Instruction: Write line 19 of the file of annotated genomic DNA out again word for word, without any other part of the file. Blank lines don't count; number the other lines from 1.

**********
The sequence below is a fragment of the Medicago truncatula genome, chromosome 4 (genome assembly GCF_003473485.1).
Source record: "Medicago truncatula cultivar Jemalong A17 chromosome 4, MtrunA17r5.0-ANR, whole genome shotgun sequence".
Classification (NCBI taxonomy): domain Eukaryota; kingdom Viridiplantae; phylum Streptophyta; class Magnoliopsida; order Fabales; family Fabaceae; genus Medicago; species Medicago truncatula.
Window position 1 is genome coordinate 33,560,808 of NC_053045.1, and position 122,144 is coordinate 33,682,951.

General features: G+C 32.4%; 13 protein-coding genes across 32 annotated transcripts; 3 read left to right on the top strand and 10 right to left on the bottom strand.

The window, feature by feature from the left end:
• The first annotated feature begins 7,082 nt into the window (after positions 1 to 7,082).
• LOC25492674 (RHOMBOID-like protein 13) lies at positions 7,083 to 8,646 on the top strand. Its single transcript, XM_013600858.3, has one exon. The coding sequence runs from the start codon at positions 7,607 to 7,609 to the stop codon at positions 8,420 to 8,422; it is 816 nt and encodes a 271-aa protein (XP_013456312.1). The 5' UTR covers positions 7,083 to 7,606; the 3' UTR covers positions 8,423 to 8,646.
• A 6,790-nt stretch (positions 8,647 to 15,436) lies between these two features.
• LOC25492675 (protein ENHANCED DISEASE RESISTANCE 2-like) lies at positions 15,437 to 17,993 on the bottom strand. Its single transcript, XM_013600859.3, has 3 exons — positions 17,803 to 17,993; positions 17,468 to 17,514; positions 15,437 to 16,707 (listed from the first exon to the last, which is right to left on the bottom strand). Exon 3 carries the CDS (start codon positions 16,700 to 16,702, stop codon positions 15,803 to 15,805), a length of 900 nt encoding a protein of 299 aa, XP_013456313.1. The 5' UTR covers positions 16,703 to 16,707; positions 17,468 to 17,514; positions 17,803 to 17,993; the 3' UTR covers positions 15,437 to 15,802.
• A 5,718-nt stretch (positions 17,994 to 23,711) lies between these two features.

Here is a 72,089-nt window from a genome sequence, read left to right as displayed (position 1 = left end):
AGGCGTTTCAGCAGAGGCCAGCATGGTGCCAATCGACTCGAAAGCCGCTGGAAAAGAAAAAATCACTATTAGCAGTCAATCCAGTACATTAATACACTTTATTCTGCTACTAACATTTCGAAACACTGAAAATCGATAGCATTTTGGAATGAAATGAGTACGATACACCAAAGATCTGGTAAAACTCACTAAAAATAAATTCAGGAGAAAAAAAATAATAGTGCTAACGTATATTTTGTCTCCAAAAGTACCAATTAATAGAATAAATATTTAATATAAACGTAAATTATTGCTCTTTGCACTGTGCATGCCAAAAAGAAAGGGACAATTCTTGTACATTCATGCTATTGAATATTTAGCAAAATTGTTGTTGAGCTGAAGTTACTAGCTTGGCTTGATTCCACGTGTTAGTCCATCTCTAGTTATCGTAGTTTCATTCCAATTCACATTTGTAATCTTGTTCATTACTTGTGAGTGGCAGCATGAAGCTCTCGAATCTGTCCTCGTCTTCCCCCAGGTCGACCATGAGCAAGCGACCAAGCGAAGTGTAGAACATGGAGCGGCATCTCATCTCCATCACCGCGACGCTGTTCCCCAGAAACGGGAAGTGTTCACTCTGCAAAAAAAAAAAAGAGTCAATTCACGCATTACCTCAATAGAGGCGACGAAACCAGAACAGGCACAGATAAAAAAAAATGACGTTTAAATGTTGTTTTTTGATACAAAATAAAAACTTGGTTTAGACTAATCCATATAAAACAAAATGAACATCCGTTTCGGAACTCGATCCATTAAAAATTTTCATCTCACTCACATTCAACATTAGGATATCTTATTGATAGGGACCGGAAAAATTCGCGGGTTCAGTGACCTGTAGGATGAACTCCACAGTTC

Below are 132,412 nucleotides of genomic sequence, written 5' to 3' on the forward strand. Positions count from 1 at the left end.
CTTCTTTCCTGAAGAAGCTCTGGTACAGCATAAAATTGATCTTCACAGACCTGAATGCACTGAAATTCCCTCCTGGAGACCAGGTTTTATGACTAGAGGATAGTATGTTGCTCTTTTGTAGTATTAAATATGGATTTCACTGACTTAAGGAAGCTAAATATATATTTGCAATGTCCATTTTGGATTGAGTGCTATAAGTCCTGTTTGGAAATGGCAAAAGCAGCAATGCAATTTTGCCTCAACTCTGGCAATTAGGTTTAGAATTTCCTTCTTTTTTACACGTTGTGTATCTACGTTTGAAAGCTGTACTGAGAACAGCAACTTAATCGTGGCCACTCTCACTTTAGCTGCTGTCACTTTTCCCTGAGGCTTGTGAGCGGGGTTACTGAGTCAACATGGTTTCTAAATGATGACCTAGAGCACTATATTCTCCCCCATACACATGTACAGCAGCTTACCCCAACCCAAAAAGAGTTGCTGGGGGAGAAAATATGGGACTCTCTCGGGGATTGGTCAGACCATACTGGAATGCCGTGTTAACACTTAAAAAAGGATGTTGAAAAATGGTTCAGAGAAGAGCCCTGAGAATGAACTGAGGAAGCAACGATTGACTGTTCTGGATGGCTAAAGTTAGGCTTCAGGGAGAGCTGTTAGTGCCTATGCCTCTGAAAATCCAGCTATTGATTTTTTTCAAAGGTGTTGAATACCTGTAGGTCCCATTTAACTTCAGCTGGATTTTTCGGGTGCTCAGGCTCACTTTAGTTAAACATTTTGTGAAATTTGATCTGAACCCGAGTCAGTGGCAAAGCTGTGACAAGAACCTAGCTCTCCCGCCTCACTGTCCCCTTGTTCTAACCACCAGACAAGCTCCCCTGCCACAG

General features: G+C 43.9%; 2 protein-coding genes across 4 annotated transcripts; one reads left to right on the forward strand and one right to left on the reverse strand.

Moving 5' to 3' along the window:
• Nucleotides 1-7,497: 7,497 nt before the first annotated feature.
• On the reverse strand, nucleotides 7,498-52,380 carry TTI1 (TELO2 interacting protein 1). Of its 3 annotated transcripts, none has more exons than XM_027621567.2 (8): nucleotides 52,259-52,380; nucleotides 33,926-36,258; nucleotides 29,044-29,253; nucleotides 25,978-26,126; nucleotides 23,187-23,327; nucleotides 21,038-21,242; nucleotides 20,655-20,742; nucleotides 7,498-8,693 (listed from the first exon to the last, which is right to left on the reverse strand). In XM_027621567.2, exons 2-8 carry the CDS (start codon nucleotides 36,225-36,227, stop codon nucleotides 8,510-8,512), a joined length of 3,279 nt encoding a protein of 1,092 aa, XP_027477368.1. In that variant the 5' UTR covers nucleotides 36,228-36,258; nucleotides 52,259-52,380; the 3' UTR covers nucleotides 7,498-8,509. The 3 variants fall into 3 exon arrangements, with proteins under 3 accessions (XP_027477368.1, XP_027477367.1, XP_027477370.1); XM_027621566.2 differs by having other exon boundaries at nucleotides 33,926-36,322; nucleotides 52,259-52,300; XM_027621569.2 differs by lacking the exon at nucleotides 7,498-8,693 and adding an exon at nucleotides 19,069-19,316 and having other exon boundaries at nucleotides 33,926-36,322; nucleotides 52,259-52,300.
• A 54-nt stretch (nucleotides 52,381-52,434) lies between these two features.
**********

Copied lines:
• On the reverse strand, nucleotides 7,498-52,380 carry TTI1 (TELO2 interacting protein 1). Of its 3 annotated transcripts, none has more exons than XM_027621567.2 (8): nucleotides 52,259-52,380; nucleotides 33,926-36,258; nucleotides 29,044-29,253; nucleotides 25,978-26,126; nucleotides 23,187-23,327; nucleotides 21,038-21,242; nucleotides 20,655-20,742; nucleotides 7,498-8,693 (listed from the first exon to the last, which is right to left on the reverse strand). In XM_027621567.2, exons 2-8 carry the CDS (start codon nucleotides 36,225-36,227, stop codon nucleotides 8,510-8,512), a joined length of 3,279 nt encoding a protein of 1,092 aa, XP_027477368.1. In that variant the 5' UTR covers nucleotides 36,228-36,258; nucleotides 52,259-52,380; the 3' UTR covers nucleotides 7,498-8,509. The 3 variants fall into 3 exon arrangements, with proteins under 3 accessions (XP_027477368.1, XP_027477367.1, XP_027477370.1); XM_027621566.2 differs by having other exon boundaries at nucleotides 33,926-36,322; nucleotides 52,259-52,300; XM_027621569.2 differs by lacking the exon at nucleotides 7,498-8,693 and adding an exon at nucleotides 19,069-19,316 and having other exon boundaries at nucleotides 33,926-36,322; nucleotides 52,259-52,300.